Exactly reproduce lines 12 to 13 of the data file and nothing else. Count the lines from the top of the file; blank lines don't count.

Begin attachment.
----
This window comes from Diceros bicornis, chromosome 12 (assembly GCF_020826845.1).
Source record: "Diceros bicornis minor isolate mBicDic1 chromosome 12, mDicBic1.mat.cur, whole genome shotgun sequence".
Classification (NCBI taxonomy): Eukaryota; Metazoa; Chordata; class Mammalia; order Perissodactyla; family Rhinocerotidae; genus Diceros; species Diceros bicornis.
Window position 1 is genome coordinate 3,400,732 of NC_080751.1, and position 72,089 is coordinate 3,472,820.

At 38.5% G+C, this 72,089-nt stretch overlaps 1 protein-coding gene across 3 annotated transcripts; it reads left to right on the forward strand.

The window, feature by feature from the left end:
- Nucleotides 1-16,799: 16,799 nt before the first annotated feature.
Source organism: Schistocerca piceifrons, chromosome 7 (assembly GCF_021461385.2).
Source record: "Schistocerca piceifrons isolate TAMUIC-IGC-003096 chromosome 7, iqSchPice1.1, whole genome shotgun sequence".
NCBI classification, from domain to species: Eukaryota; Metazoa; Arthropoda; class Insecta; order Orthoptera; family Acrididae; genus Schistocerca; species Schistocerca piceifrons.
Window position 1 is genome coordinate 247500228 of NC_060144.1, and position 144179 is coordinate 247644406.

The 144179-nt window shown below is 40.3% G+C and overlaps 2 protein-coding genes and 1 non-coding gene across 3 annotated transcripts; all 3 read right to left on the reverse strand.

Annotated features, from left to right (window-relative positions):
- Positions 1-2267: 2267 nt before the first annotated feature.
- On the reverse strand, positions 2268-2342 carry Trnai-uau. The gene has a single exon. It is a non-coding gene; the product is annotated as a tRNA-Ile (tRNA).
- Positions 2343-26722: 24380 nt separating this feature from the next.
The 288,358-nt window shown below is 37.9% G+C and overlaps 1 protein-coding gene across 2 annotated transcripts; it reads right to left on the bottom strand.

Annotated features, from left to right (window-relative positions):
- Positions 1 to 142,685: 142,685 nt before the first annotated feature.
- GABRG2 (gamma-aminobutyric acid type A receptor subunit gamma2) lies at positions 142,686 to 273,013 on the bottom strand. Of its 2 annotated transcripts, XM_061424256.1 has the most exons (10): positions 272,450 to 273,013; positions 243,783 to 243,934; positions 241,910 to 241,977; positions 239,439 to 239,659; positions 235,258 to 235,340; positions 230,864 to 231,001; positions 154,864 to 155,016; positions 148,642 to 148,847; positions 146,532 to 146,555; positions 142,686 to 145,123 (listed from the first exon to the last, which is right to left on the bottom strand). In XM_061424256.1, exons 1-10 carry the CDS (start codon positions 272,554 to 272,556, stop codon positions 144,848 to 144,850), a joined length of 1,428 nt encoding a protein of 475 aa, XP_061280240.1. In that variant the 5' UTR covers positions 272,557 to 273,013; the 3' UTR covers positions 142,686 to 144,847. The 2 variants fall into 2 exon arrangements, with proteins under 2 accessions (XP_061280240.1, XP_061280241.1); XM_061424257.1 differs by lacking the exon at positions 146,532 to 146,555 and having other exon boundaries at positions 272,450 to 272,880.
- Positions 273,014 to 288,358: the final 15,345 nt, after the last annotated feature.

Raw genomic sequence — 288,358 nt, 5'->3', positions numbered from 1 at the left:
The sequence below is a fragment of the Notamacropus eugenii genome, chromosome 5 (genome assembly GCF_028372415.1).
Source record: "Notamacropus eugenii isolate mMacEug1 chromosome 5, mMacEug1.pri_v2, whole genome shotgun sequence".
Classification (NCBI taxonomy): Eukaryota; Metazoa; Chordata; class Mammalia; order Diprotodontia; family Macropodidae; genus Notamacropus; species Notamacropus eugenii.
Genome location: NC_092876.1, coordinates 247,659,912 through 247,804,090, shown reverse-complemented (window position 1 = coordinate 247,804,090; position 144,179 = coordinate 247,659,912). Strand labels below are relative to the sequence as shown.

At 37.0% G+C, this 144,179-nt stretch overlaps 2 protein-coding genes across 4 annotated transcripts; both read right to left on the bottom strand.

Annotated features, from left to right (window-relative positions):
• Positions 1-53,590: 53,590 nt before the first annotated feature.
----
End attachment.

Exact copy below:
The 144179-nt window shown below is 40.3% G+C and overlaps 2 protein-coding genes and 1 non-coding gene across 3 annotated transcripts; all 3 read right to left on the reverse strand.

Annotated features, from left to right (window-relative positions):